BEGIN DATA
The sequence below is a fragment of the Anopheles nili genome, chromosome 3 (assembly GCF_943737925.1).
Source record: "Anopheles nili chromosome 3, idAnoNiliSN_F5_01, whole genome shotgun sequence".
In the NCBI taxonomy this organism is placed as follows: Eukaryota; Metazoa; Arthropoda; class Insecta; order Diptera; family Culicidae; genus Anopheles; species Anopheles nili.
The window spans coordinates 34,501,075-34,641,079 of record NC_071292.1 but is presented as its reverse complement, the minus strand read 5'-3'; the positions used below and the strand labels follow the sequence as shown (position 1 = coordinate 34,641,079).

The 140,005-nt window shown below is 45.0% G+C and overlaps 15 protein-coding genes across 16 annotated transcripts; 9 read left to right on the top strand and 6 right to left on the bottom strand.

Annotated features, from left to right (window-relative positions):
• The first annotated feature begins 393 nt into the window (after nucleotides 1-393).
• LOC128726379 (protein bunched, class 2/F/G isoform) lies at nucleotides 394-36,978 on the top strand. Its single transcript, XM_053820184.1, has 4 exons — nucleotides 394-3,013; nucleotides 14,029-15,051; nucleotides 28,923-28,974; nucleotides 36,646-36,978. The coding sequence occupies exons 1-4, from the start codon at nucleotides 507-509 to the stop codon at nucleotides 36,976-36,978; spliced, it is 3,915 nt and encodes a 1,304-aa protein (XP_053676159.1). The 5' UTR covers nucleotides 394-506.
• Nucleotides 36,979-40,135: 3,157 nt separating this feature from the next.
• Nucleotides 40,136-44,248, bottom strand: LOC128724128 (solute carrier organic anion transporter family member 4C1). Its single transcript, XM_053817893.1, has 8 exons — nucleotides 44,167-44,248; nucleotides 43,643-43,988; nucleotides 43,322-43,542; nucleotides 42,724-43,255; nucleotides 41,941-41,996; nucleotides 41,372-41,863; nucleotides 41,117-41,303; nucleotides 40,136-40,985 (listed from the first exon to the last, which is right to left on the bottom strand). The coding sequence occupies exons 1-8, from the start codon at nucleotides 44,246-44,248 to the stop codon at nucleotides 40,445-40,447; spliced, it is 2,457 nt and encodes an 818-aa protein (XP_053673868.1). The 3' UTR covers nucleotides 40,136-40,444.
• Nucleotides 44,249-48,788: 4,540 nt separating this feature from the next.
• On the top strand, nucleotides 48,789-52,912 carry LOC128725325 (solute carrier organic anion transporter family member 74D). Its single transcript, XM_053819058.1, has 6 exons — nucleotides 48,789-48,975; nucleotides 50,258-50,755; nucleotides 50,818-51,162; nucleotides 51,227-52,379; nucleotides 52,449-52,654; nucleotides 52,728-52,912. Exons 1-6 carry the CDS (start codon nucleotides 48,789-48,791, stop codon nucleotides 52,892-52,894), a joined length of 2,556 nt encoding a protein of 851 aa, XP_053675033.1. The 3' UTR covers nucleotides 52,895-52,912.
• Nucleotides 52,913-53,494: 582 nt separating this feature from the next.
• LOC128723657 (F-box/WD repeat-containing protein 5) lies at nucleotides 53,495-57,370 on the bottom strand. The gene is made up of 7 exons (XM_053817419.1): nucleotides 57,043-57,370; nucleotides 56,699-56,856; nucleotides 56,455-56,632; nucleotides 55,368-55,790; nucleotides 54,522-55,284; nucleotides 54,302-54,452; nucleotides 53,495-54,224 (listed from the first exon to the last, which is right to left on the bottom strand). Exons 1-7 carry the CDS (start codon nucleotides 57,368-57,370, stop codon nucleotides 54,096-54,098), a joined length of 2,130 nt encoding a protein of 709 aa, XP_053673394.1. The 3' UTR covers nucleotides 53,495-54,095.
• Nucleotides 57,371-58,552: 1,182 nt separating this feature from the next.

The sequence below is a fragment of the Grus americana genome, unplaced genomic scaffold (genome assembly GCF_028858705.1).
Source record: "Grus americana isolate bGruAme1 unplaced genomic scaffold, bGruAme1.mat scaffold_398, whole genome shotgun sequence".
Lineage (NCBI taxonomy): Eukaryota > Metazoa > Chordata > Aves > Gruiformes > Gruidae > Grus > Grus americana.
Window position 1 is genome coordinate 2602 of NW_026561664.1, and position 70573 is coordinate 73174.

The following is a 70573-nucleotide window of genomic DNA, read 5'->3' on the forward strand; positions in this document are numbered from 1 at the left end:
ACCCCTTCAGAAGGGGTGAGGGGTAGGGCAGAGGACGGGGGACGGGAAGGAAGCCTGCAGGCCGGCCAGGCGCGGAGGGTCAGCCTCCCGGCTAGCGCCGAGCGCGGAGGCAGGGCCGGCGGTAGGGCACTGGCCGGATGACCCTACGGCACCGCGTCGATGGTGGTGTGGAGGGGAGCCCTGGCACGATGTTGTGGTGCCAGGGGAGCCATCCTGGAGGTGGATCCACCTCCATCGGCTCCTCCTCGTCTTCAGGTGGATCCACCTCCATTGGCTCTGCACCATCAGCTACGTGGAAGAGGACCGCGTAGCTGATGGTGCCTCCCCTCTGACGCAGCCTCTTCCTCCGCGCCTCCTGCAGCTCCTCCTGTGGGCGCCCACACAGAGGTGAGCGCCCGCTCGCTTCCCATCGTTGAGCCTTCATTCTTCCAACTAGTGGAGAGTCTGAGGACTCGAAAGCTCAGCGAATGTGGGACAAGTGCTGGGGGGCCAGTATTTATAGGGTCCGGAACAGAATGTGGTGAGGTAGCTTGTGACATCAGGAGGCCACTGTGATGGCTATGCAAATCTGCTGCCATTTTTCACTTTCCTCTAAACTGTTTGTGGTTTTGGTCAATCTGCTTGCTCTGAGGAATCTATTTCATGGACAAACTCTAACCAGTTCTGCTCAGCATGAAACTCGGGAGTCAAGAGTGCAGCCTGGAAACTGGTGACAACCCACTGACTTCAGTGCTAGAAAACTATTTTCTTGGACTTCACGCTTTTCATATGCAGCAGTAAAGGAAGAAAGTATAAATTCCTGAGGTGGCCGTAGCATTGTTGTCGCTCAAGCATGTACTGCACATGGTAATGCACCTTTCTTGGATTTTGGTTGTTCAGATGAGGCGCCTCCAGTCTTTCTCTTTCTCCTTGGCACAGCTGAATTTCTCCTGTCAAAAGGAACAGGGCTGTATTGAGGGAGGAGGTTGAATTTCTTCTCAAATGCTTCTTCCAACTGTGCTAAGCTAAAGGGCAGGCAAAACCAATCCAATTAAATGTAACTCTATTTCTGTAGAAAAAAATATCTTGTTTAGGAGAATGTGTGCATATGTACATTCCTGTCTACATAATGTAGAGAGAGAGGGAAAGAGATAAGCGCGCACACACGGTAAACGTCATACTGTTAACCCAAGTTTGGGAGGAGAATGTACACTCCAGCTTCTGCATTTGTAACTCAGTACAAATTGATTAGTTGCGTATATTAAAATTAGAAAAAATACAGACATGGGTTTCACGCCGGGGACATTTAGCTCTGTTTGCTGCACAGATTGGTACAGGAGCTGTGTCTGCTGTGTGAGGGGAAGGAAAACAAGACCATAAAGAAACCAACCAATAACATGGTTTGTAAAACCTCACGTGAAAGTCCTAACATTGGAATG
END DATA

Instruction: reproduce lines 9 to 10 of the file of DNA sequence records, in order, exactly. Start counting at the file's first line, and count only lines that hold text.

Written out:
• Nucleotides 36,979-40,135: 3,157 nt separating this feature from the next.
• Nucleotides 40,136-44,248, bottom strand: LOC128724128 (solute carrier organic anion transporter family member 4C1). Its single transcript, XM_053817893.1, has 8 exons — nucleotides 44,167-44,248; nucleotides 43,643-43,988; nucleotides 43,322-43,542; nucleotides 42,724-43,255; nucleotides 41,941-41,996; nucleotides 41,372-41,863; nucleotides 41,117-41,303; nucleotides 40,136-40,985 (listed from the first exon to the last, which is right to left on the bottom strand). The coding sequence occupies exons 1-8, from the start codon at nucleotides 44,246-44,248 to the stop codon at nucleotides 40,445-40,447; spliced, it is 2,457 nt and encodes an 818-aa protein (XP_053673868.1). The 3' UTR covers nucleotides 40,136-40,444.